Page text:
Mike Company               

Third Battalion, Fifth Marines

RVN, 1966 -1971
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11 July 1969

From: Commanding Officer

To: Commanding Officer, 5th Marines

Subj: Cordon and Search Operation, 3-5 May 1969

Ref: (a) CO, 5th Marines verbal instructions to CO Company M of 3 July 1969

Encl: (1) La Trap Operation, Company M, 3rd Battalion, 5th Marines

  1. Pursuant to reference (a), enclosure (1), prepared by the Commanding Officer, Company M, of this organization, is here-with submitted.


Copy to: 3/5 S-3

5th Marines, S-3

Company M, 3/5

La Trap Operation

Mike Company, 3rd Battalion, 5th Marines

  1. Background
    1. Mike Company had completed a normal five day operation within the 3rd Battalion's TAOR on 1 May 1969. The Company was located near Phu Nhuan (5) at AT920487.
    2. Operational Control of Mike Company was transferred to 1st Battalion, 5th Marines on 2 May 1969.
  1. Planning.
    1. A visual recon was made by helicopter of the area of operations on 2 May 1969.
    2. Mike Company received the operation order on 2 May 1969. Operation order contained two particularly important points:
    1. All civilians were to be detailed. This was so that all civilians could be checked against the black list, and also so a Hoi Chan could identify all VC who were apprehended.
    2. The operation order required that both Mike and Bravo Companies form a triangular-shaped cordon as illustrated below:
    3. The problem that became apparent at first light was that sides C and D of the triangles were much too close. Marines of the two Companies were intermingled with one another, and fire was masked until we could move through each other and began closing the cordons in the respective directions.
  1. Execution
    1. The Company was set in a day position at AT926489 on 2 May 1969. The Operation order was issued here which established the cordon and anchors of responsibility as illustrated on the following page.

        (Click map to see full size)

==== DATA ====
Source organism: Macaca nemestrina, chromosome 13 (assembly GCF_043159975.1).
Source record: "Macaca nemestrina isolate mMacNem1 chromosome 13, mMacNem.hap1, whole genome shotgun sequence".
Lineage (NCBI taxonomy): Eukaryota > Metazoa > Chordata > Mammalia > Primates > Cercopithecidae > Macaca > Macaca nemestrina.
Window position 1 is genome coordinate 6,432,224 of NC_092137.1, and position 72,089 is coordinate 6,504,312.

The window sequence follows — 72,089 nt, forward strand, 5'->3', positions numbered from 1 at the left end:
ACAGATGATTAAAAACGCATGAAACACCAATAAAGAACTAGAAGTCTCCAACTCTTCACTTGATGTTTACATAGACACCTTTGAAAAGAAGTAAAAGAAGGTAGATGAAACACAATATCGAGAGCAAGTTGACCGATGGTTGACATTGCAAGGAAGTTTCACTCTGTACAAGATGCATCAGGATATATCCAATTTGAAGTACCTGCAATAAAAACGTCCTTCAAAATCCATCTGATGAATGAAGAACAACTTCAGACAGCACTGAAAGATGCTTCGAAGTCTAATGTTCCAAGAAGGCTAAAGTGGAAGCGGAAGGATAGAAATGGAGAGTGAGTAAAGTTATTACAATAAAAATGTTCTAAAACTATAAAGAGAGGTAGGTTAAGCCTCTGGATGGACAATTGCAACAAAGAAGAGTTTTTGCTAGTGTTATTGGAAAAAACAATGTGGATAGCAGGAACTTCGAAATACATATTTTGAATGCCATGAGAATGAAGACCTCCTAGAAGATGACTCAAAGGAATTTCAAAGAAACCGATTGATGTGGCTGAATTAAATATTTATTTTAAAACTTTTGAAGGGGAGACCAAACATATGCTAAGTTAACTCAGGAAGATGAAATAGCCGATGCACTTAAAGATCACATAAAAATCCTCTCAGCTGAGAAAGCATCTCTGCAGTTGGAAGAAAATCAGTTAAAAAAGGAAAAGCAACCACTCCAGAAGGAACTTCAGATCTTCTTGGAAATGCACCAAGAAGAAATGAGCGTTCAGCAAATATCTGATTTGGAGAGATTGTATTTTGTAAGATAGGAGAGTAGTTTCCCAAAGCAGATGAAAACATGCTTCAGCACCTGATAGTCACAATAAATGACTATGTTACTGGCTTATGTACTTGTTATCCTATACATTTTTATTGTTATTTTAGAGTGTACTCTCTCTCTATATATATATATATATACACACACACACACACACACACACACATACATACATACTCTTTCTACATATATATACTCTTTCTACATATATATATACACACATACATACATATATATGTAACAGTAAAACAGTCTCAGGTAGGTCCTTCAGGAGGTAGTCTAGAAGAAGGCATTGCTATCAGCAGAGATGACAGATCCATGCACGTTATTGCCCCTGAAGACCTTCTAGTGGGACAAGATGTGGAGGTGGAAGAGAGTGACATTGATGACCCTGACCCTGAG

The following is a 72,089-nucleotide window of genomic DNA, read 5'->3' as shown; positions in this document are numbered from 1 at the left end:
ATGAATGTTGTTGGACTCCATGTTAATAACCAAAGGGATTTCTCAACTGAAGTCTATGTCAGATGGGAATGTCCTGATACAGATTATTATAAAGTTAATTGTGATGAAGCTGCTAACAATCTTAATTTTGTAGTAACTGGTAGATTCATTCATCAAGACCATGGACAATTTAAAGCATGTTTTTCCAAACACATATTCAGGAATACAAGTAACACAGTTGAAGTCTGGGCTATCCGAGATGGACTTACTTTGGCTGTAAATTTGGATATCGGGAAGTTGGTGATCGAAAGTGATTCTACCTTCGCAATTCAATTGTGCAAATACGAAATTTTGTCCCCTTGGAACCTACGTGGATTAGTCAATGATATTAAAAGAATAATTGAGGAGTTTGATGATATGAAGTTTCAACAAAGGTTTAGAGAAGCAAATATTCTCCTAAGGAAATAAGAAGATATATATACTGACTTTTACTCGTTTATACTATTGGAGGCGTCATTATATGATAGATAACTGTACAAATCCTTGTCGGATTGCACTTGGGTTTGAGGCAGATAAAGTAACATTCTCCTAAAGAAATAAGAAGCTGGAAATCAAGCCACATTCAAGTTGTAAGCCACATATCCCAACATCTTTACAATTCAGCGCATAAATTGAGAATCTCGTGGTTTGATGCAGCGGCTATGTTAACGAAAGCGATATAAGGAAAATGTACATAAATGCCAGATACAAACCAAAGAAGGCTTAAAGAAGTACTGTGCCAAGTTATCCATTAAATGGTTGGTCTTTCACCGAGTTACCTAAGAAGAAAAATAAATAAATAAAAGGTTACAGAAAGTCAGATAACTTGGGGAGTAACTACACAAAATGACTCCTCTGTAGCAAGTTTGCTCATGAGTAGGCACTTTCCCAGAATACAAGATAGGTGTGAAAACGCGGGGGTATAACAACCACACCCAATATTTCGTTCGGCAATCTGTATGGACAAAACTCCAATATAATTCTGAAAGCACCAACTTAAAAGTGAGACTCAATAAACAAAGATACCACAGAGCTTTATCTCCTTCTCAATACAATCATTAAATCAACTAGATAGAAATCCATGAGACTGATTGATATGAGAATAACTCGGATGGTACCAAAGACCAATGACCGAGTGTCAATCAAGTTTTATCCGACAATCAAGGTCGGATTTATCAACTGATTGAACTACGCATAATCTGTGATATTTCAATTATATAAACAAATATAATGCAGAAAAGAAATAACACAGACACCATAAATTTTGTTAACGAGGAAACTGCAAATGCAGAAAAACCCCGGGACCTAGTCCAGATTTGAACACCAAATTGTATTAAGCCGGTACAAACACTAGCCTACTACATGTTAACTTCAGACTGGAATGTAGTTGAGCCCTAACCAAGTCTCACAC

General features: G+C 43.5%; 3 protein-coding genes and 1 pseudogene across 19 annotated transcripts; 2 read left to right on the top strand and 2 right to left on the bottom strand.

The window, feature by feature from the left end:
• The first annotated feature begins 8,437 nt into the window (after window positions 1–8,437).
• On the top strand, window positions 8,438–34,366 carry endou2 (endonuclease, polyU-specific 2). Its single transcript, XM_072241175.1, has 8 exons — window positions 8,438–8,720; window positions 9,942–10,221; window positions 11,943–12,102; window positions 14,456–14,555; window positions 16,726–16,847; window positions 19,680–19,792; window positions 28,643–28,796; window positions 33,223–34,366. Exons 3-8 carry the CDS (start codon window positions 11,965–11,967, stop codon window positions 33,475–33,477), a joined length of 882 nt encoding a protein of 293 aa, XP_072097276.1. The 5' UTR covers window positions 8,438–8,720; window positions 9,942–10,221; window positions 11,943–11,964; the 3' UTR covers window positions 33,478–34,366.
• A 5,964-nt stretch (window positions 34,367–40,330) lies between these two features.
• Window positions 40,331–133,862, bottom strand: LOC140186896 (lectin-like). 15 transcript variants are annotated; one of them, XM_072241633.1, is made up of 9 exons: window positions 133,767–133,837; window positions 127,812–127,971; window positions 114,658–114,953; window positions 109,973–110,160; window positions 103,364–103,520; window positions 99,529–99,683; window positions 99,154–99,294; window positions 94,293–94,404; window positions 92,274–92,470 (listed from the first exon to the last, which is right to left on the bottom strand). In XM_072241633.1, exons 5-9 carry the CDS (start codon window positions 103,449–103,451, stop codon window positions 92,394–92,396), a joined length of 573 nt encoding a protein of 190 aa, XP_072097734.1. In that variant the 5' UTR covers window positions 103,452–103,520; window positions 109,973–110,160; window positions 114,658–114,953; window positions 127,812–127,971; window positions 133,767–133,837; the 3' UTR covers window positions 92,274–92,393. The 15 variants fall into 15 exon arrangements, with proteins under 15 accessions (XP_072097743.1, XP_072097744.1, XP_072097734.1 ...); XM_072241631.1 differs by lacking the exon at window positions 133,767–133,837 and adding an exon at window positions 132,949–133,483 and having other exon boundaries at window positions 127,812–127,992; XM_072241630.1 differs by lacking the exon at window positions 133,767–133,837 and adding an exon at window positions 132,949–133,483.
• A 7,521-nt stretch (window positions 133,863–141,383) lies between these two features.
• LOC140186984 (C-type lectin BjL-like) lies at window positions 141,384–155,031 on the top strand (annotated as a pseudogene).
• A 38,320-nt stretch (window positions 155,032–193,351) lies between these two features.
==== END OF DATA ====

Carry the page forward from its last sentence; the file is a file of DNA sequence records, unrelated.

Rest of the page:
1. The operations to establish the cordon were divided into three phases: day recon patrols, night ambushes, and the night move.
    1. Day patrols to recon the movement route and select night ambush positions were made by the 3rd Platoon to AT922505 and made by the first Platoon to AT941500. Members of the 2nd Platoon accompanied the 3rd Platoon's patrol.
    2. Night ambushes were established by a squad of 3rd Platoon at 022000H May 1969 at AT921500, and by the entire 1st Platoon at 022015H May 1969 at AT946500. The 1st Platoon alos employed listening posts at AT941500 and AT950500.
    3. Night moves to establish the cordon were made in the following time sequence:
    1. 022100H May 1969. 2nd and 3rd Platoons and the CP/60mm moved to another night position at AT927943.
    2. 030300H May 1969. 3rd Platoon, the CP/60mm and the 2nd Platoon (in this order) moved out in a column to respective areas of responsibilities. The 3rd Platoon picked up its squad ambush on route.
    3. 030400H May 1969. The 1st Platoon began moving to its sector of responsibility.
    4. 030530H May 1969. Cordon was complete except for the coordination point were 1st and 3rd Platoons were to join. This proved impossible until 0900H because of the mix up with Bravo Company.
    1. Bravo Company and the 2nd Platoon of Mike Company both began firing about 0545H at VC trying to break the cordon. Fire fights continued throughout the morning of 3 May as Mike Company began gently closing the cordon. These fire fights resulted in 14 VC killed, five of whom were not found until 4 May, and only one USMC WIA, who was shot in the finger. The Company apprehended over 100 civilians during the cordon. All of these were questioned by ITT and checked against the Black List. Forty civilians were brought it for more questioning; of these, 14 males (including the VC Village Chief) and two females were confirmed as being VC, the remainder were classified as VC sympathizers. Most of the VC were found in underground bunkers, two of which were near streams and had only underwater entrances.